Paul Weller in a jam over hypocritical damages case against MailOnline

55-year-old musician accused of wanting to portray image of 'devoted dad' in bid to bump up record sales

Paul Weller was accused of hypocrisy in court on Tuesday over a series of interviews he gave discussing fatherhood while promoting his latest album as he seeks damages from the owners of MailOnline for publishing a series of unpixellated photos of some of his children.

The 55-year-old musician was accused of wanting to portray an image of a “devoted dad” in a bid to bump up record sales, the High Court in London heard. Known to millions of fans as "the Modfather", Mr Weller told the court he had “no public image” and that talking about his private life “made no difference” to selling records.

MailOnline published an article headlined “Modfather’s day out” alongside seven photographs of himself with teenage daughter Dylan, and baby twins John Paul and Bowie on holiday in Los Angeles. Mr Weller said he objected to the “exploitation” of his children he said were being used for commercial gain.

Antony White QC, counsel for MailOnline publisher Associated Newspapers Limited, pointed to a series of interviews the musician had given to promote his 11th solo album Sonic Kicks where he had discussed his private life at length. One Big Issue article was headlined: “Who’s the daddy? Paul Weller shares parenting tips”.

Mr White said: “Could you not adopt the same policy as JK Rowling and simply refuse to discuss any details of your children?”

Mr Weller, immaculately dressed in a pinstripe suit and cravat, said: “We could have… I wasn’t unhappy about the article. To me it is just some father gushing about his family without any specific personal information.”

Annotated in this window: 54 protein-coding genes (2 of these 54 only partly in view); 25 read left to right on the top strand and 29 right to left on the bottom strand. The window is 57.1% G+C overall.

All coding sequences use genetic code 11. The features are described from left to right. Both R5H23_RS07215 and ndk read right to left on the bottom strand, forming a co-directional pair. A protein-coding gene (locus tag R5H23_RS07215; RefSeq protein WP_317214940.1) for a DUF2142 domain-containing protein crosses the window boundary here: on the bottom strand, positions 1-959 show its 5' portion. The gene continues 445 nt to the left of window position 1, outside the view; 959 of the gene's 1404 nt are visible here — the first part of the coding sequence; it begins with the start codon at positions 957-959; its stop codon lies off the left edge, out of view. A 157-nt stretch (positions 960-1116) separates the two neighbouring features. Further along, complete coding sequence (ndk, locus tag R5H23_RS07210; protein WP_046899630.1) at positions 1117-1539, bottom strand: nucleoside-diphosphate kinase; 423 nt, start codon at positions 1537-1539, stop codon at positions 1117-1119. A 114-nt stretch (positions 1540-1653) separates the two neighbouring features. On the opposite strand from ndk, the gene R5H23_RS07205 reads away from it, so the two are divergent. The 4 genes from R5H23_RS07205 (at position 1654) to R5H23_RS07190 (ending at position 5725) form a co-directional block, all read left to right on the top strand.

The musician, who has seven children across four households, told the court if he gets asked about his private life by journalists then he answers them. He said: “Why should I not talk about my family? The publication of pictures of my toddlers and 16-year-old that I have not consented to is a completely different thing.”

Mr Weller also said the series of articles Mr White referred to were examples of “lazy journalism” and that he had no control of what appeared in print. The former The Jam and Style Council frontman said he was unaware another of his daughters, Leah, had published a photo of herself with the twins, now aged two, where one of their faces can clearly be seen. An unofficial Facebook fan page republished the image.

The musician interrupted tersely when Mr White began to ask that if neither his daughter nor the fan page found publication of the picture of the twins objectionable what the problem was. The musician said: “I’m their father – that’s the difference.”

He said he and his wife Hannah asked Leah to remove the picture as soon as they found out.

The musician also gave a series of combative responses to Mr White when he was questioned about the differences between Dylan engaging in a photoshoot with Teen Vogue magazine when she was 14 and MailOnline’s decision to publish the series of photos featuring Dylan and the twins.

Mr Weller told the court: “Taking pictures of a very frightened 16-year-old looking after her baby brother is completely different to agreeing to have your pictures taken in a controlled environment.”

Mr White said: “So for you it all comes down to consent?” to which Mr Weller replied: “Yes”

Mr Weller’s wife Hannah, mother of the twins, had earlier told the court that although she posted on her Twitter account information about the young children and pictures of the young children, which do not show their faces, she is “careful” about not showing their faces. Mrs Weller, 28, said: “[My pictures] could be of any toddlers.”

Dylan Weller, now 17, also gave evidence from Los Angeles via videolink. She told the court the MailOnline pictures made her feel “extremely uncomfortable”.

Mr Weller is seeking £45,000 damages on behalf of the three children and an injunction preventing the use of the photos.

The trial continues.

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